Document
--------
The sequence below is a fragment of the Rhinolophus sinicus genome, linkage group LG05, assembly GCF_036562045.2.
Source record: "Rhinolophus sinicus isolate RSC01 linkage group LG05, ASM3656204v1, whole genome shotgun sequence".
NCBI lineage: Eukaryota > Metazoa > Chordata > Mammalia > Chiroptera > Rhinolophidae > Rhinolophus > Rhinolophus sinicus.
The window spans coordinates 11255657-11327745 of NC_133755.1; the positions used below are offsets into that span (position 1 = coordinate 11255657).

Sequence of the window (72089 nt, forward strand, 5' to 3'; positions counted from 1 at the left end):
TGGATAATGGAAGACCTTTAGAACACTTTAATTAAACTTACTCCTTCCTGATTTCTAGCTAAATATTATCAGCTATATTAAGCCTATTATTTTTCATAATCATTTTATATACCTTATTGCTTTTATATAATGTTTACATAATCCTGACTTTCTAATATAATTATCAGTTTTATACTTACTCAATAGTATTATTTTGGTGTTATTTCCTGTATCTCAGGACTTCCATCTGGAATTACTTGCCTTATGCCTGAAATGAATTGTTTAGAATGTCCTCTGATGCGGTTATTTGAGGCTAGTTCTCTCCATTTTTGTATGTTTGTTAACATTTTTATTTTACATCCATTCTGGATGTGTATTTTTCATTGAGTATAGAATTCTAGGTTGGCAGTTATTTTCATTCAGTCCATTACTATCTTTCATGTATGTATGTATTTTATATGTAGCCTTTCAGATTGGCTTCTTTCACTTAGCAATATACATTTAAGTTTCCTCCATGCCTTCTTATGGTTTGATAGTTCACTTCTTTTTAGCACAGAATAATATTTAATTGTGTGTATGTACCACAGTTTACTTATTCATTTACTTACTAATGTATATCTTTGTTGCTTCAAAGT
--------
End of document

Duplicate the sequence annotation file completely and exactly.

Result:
The sequence below is a fragment of the Rhinolophus sinicus genome, linkage group LG05, assembly GCF_036562045.2.
Source record: "Rhinolophus sinicus isolate RSC01 linkage group LG05, ASM3656204v1, whole genome shotgun sequence".
NCBI lineage: Eukaryota > Metazoa > Chordata > Mammalia > Chiroptera > Rhinolophidae > Rhinolophus > Rhinolophus sinicus.
The window spans coordinates 11255657-11327745 of NC_133755.1; the positions used below are offsets into that span (position 1 = coordinate 11255657).

Sequence of the window (72089 nt, forward strand, 5' to 3'; positions counted from 1 at the left end):
TGGATAATGGAAGACCTTTAGAACACTTTAATTAAACTTACTCCTTCCTGATTTCTAGCTAAATATTATCAGCTATATTAAGCCTATTATTTTTCATAATCATTTTATATACCTTATTGCTTTTATATAATGTTTACATAATCCTGACTTTCTAATATAATTATCAGTTTTATACTTACTCAATAGTATTATTTTGGTGTTATTTCCTGTATCTCAGGACTTCCATCTGGAATTACTTGCCTTATGCCTGAAATGAATTGTTTAGAATGTCCTCTGATGCGGTTATTTGAGGCTAGTTCTCTCCATTTTTGTATGTTTGTTAACATTTTTATTTTACATCCATTCTGGATGTGTATTTTTCATTGAGTATAGAATTCTAGGTTGGCAGTTATTTTCATTCAGTCCATTACTATCTTTCATGTATGTATGTATTTTATATGTAGCCTTTCAGATTGGCTTCTTTCACTTAGCAATATACATTTAAGTTTCCTCCATGCCTTCTTATGGTTTGATAGTTCACTTCTTTTTAGCACAGAATAATATTTAATTGTGTGTATGTACCACAGTTTACTTATTCATTTACTTACTAATGTATATCTTTGTTGCTTCAAAGT